The premium subcompact SUV segment only came into existence in 2011 with just three models competing, yet after seven years its ranks had swollen to an identical seven challengers with sales growth having increased by more than 450 percent. That upward trajectory is hardly slowing either, with 2016 to 2017 year-over-year sales up by more than 25 percent alone. Per capita volume in this segment is higher in Canada than in the U.S. as well, so it only makes sense that all luxury brands want a piece of the action.
In August of 2016 the QX30 became that seventh subcompact luxury SUV competitor, and thanks to a very affordable starting price that remains unchanged from last year at just $35,990 plus freight and fees, the new SUV simultaneously gave Infiniti a much-needed entry-level gateway model for thousands less than most rivals.
At that price one might think the QX30 is somewhat short on features, but a quick glance at its spec sheet will show the complete opposite is true. In fact, walk up to the little sport utility with key fob in pocket and welcoming approach lamps illuminate the ground to each side, while a proximity-sensing key lets you inside. Yes, I’m talking about the base QX30, not a fully optioned version.
Continuing on that value-added theme, the standard features list is further bolstered with pushbutton ignition, an electromechanical parking brake, plus auto-dimming centre and driver’s side mirrors, while those turn signal-enhanced outer mirrors are also power-folding, making it easier to squeeze by in tight parking spots. A standard backup camera with dynamic guidelines makes reversing out of such spots less stressful too, while other thoughtful standard conveniences include dual-zone auto climate control, heated eight-way power-adjustable front seats with four-way powered lumbar support and three-way seat and mirror memory for both the driver and front passenger, while the standard upholstery is genuine Nappa leather front to back.
Seriously, if you want to see a German blush from shame, match that list up to one of the QX30’s Teutonic competitors. This reality becomes even more awkward when you learn this elegantly styled Infiniti is actually a Mercedes-Benz GLA 250 under the skin. While its classy chromed double-arch trademark grille, cat’s eyes LED-enhanced headlamps, secondary trademark C-pillar kink, beautifully detailed LED taillights, and gracefully arcing rear window/liftgate design look every bit Infiniti, the interior is filled with clear giveaways to its Stuttgart-sourced underpinnings.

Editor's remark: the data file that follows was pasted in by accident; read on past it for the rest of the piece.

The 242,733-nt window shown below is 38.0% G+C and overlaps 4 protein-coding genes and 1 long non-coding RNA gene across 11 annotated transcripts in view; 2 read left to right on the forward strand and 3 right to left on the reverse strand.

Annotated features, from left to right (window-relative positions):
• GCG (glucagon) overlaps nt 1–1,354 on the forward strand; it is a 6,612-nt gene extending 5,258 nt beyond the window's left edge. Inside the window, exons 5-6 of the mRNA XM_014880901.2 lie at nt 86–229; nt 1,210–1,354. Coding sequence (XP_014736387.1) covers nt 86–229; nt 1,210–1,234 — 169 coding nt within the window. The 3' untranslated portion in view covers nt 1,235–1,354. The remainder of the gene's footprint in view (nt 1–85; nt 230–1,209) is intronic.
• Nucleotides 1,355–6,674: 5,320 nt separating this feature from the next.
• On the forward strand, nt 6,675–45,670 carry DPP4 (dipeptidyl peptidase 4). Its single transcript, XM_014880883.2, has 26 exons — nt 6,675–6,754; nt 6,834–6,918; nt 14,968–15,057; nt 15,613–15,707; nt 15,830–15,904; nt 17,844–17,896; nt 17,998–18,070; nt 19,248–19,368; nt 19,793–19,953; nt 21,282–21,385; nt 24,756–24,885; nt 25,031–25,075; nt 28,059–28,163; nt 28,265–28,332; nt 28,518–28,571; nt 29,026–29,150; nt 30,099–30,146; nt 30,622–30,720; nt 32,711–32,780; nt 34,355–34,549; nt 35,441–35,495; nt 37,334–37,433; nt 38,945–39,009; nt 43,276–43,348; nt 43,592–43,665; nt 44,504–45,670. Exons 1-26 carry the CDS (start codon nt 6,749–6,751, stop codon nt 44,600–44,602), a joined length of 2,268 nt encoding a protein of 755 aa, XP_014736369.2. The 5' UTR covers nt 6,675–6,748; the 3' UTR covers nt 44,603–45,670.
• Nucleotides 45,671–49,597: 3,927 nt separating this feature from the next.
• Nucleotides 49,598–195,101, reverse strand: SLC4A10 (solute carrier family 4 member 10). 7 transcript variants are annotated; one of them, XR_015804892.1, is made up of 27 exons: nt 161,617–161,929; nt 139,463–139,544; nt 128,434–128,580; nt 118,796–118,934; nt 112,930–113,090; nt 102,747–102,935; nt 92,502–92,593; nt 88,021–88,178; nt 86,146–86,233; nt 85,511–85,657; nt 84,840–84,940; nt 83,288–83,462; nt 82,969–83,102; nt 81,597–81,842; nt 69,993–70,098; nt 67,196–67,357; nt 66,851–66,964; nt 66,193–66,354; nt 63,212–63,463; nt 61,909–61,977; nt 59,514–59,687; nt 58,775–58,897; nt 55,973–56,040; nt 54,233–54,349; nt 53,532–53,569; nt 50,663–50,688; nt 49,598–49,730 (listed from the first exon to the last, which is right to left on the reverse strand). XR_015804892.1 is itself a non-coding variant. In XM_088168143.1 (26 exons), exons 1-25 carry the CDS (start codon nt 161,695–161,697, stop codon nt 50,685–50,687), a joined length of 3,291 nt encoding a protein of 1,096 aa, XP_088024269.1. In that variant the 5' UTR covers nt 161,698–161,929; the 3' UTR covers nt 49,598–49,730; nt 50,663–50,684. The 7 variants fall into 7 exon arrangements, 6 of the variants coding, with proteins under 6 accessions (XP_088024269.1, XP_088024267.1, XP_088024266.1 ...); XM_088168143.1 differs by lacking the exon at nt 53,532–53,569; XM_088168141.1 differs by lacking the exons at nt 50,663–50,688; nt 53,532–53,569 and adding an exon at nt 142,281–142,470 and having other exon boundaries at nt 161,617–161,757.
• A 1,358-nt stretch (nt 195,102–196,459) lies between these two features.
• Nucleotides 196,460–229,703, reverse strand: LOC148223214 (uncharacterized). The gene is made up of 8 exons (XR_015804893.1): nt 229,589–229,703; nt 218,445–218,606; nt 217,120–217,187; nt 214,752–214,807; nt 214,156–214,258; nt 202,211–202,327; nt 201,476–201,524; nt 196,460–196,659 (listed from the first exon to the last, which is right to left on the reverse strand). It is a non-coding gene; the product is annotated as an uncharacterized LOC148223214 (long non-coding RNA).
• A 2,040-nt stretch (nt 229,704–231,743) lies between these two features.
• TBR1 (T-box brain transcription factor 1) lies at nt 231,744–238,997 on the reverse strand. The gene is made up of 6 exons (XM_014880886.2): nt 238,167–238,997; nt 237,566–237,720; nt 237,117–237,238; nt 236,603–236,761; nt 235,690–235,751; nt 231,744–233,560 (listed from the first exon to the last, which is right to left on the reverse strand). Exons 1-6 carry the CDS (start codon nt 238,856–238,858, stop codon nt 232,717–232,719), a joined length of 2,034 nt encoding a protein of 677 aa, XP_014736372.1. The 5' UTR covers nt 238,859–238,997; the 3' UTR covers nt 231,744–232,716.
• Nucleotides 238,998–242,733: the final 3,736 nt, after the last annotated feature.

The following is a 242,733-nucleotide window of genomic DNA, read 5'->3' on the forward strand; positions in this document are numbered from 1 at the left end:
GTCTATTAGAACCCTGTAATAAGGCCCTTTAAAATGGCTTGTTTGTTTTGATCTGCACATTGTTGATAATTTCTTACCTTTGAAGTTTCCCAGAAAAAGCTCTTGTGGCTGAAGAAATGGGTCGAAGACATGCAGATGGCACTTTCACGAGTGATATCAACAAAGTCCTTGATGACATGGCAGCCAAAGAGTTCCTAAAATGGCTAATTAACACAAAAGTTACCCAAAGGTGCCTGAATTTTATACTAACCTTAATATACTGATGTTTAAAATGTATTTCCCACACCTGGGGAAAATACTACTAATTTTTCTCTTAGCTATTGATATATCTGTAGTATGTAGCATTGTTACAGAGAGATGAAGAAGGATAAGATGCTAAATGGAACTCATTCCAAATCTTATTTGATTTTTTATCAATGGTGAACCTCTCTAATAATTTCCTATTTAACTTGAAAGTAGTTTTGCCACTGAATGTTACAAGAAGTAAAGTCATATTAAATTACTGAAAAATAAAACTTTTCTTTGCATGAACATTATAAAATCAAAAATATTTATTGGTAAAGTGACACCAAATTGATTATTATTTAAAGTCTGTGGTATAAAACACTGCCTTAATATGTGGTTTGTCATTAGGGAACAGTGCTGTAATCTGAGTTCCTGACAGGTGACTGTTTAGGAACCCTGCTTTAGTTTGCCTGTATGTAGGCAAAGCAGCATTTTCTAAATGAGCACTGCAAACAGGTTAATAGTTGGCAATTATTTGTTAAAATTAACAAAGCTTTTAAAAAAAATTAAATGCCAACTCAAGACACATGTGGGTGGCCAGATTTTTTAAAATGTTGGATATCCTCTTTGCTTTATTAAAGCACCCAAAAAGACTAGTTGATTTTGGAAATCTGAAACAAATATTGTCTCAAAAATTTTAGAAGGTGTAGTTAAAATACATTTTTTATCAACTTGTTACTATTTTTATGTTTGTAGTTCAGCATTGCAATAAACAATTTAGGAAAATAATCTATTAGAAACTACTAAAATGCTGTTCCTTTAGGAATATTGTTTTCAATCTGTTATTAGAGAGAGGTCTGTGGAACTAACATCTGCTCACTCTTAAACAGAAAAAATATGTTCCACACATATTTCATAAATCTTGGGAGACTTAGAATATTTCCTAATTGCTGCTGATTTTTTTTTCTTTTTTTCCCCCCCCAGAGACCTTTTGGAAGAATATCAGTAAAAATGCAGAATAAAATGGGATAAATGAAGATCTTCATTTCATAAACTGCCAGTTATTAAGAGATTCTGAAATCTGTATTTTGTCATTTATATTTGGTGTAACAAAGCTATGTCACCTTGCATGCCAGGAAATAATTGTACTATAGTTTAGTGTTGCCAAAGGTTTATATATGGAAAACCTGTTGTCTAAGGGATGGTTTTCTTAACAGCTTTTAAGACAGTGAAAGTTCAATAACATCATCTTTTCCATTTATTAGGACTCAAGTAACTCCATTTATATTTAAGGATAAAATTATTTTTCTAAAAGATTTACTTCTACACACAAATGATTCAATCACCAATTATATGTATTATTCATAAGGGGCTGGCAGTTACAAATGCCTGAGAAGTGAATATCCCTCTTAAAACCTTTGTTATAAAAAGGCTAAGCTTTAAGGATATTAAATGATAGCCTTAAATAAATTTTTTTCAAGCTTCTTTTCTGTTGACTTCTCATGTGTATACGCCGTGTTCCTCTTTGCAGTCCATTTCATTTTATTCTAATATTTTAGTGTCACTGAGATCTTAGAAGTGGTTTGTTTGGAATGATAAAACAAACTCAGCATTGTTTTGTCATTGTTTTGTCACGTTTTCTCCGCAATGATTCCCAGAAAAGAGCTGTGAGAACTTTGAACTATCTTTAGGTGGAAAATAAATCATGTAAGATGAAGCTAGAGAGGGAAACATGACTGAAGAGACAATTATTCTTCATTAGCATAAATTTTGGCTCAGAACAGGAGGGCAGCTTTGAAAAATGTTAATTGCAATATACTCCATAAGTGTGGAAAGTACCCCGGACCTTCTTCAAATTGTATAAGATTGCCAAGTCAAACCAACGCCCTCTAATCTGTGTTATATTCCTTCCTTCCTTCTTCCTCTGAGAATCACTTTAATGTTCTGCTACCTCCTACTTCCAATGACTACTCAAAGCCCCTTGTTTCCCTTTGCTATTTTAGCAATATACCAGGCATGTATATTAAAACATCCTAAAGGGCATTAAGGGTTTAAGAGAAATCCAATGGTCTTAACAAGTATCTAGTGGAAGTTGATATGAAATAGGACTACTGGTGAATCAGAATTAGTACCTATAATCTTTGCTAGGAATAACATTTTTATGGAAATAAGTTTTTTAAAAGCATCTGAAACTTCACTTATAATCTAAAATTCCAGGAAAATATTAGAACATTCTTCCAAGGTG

I actually noticed the Mercedes-style key fob even before climbing inside, while repositioning the driver’s seat required adjustment via the German brand’s unique seat-profile shaped switchgear up on the door panels, where they’re easy to see and access. The power window and lock buttons, plus the mirror toggle and switches are Mercedes fare too, as is the shape of the steering wheel, yet while obviously pulled from M-B’s vast parts bing the buttons on the steering wheel spokes are totally different from those used for the GLA, as is the Mercedes-sourced gauge cluster and colour multi-information display, which comes complete with M-B fonts and graphics.
The entire centre stack could be from a Mercedes too, especially the HVAC interface, but which one I’m not sure. The 7.0-inch touchscreen is filled with Infiniti’s familiar graphics and functions, but the infotainment dial and various buttons on the lower console are pure Benz, as is the satin aluminum-trimmed gearshift lever.
Of course, Infiniti brands everything with its “two central lines leading off into an infinite point on the horizon” logo, and as importantly there isn’t much inside the cabin that looks remotely similar to the GLA from a design standpoint, which leaves Infiniti and its Japanese-luxury oriented fan-base happy with a subcompact SUV of their own, and Mercedes’ parent Daimler content that it has a B2B partner to share both development and production costs with.